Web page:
It’s easy to understand why Vanguard took in the bulk of new money into ETFs. The firm’s low-cost and broad mantra has resonated in a big way with investors big and small. An of the funds gathering a hefty bit of those flows has been the Vanguard Total Corporate Bond ETF (NYSEARCA:VTC).
For years, Vanguard has offered a variety of corporate bond ETFs — Vanguard Short-Term Corporate Bond ETF (NYSEARCA:VCSH), Vanguard Intermediate-Term Corporate Bond ETF (NYSEARCA:VCIT) and Vanguard Long-Term Corporate Bond ETF (NYSEARCA:VCLT). These three funds allow investors to hone in on various maturity/duration profiles. That’s great. But if you wanted a broader choice, you either had to visit another provider or buy all three.
Vanguard’s solution is VTC.
Rather than own a basket of corporate bonds, VTC is an ETF of ETFs. That is, it owns shares in VCSH, VCIT, and VCLT. This provides access to the universe of corporate bonds and since it invests in other Vanguard funds, VCT is as low cost as they come. Expenses currently clock in at 0.07%.
For investors looking to add a dash of corporate debt to their portfolios, VCT makes a compelling choice.
With the market’s rally starting to look a bit long in the tooth, investors should be reaching for those stocks that actually have some substance behind their earnings. You need real drivers for profit.
That’s where the new JPMorgan U.S. Quality Factor ETF (NYSEARCA:JQUA) can help.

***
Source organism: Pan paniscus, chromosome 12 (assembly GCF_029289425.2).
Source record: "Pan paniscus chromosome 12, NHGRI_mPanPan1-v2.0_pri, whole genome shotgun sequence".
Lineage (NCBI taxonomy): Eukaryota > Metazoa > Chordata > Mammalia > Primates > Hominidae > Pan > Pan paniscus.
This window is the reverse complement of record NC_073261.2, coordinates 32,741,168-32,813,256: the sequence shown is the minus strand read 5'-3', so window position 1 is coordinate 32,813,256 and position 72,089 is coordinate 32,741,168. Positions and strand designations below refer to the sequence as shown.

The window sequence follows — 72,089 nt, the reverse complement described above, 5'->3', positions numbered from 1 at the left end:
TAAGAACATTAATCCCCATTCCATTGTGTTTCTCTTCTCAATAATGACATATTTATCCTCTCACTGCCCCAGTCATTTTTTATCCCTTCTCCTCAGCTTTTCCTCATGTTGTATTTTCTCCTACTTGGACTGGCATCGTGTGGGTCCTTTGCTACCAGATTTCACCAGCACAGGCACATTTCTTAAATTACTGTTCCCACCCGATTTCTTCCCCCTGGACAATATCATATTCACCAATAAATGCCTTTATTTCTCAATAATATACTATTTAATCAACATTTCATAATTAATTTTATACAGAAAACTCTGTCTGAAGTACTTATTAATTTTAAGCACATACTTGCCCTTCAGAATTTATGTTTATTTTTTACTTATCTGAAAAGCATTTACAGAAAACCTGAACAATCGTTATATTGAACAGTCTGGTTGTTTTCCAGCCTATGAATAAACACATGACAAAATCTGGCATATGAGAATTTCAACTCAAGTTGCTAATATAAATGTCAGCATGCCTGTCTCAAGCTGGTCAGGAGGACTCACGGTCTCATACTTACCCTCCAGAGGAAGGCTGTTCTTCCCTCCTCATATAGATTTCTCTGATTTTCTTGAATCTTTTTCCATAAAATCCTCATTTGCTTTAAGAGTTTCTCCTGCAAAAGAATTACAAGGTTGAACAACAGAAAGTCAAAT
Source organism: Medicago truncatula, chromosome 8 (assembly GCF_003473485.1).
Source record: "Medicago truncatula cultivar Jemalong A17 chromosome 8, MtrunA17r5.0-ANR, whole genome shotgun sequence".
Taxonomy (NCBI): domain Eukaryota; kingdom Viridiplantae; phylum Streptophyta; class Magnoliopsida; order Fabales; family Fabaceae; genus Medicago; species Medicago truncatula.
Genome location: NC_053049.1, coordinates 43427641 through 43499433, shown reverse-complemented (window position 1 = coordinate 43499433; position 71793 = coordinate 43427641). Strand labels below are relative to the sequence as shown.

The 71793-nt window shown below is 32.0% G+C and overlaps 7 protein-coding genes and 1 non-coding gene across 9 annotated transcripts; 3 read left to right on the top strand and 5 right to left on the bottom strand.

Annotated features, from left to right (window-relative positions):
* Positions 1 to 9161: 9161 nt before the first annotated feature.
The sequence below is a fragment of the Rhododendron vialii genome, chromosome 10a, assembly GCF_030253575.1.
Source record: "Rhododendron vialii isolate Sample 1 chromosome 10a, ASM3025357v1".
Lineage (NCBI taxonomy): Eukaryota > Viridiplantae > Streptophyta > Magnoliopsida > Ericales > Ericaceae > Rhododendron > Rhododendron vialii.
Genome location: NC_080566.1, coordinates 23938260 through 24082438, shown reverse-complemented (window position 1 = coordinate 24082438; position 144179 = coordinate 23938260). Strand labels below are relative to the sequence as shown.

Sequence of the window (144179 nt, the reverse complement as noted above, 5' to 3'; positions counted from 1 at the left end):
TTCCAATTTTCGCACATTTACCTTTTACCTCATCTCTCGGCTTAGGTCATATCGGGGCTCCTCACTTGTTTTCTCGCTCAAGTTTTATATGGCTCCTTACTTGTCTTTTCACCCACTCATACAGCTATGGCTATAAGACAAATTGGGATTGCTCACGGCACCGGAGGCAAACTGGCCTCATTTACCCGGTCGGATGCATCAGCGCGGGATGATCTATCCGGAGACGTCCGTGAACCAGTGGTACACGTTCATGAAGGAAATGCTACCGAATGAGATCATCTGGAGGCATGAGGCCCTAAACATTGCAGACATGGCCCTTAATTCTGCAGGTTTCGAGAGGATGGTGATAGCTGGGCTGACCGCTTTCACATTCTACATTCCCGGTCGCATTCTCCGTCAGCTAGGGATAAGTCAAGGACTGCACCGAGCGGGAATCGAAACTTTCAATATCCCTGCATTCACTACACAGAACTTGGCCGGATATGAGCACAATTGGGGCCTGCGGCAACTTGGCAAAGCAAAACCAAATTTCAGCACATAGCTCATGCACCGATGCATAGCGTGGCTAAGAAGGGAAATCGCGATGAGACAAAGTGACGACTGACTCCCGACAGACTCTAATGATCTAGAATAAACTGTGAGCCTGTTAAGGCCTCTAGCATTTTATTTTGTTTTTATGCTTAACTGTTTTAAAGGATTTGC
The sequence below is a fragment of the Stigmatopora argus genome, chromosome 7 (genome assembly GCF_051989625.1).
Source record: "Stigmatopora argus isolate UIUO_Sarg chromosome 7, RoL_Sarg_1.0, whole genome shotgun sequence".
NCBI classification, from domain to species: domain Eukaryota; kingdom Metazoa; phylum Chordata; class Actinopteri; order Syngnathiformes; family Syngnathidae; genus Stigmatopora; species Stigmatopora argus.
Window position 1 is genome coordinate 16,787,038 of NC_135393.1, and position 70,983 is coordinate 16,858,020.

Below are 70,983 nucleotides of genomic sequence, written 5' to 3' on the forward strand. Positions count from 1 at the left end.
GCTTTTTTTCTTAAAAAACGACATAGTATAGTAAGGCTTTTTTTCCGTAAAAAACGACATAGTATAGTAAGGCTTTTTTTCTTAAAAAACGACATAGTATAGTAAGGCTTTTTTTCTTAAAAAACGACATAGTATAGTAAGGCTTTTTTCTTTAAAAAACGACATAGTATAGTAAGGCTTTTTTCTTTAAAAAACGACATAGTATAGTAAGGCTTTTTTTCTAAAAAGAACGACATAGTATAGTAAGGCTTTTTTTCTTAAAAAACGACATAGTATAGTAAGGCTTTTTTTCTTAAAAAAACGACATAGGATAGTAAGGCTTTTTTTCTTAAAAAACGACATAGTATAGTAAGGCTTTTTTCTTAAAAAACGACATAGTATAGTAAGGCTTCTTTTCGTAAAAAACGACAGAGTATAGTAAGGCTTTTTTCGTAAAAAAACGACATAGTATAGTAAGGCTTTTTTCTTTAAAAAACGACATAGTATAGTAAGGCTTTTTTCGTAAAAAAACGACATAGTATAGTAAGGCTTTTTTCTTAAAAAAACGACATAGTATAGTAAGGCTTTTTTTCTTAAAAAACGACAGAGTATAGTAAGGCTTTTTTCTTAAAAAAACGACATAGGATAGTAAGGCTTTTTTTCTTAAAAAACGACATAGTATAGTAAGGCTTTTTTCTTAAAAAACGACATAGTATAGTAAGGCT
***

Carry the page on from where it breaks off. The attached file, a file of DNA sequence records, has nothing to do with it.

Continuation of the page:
The ETF bets on companies with strong quality and profitability characteristics. What does that really mean? Wall Street defines quality as firms with lower levels of debt, high return on equity, positive profit growth trends and steadily growing revenues. Basically, all the stuff we should be looking at anyway, but forget to when the bull is raging. JQUA makes adding a dose of these stocks easy.
Currently, 237 stocks in the Russell 1000 meet J.P. Morgan’s definition of “quality.” But using the new ETF, investors have the ability to stay invested during the current bull market, while potentially reducing many of the nasty side-effects when the bear starts to growl.
And with an ultra-low 0.12% expense ratio, adding JQUA is beyond affordable for portfolios.
Many investors looking for income tend to ignore mid- and small-cap stocks. Often, the idea is they are riskier and only for growth purposes. However, nothing is farther from the truth. The market segment offers plenty of great dividend payers and dividend achievers.
Tapping into that is the First Trust SMID Cap Rising Dividend Achievers ETF (NYSEARCA:SDVY).
SDVY tracks 100 small- and mid-cap stocks with a history of raising their dividends and that have all the right metrics to continue to do so into the future. The ETF’s underlying index will use screens for metrics like payout ratios, debt levels and yield to find those stocks that have the best combination of dividend growth in the market cap segment.
For investors, this provides a powerful way to tap into these faster-moving stocks, but get some sort of dividend protection and income. Given the current high-priced stock environment, that could be a great way to protect your portfolio and seek growth.
As of this writing, Aaron Levitt did not hold a position in any of the aforementioned securities.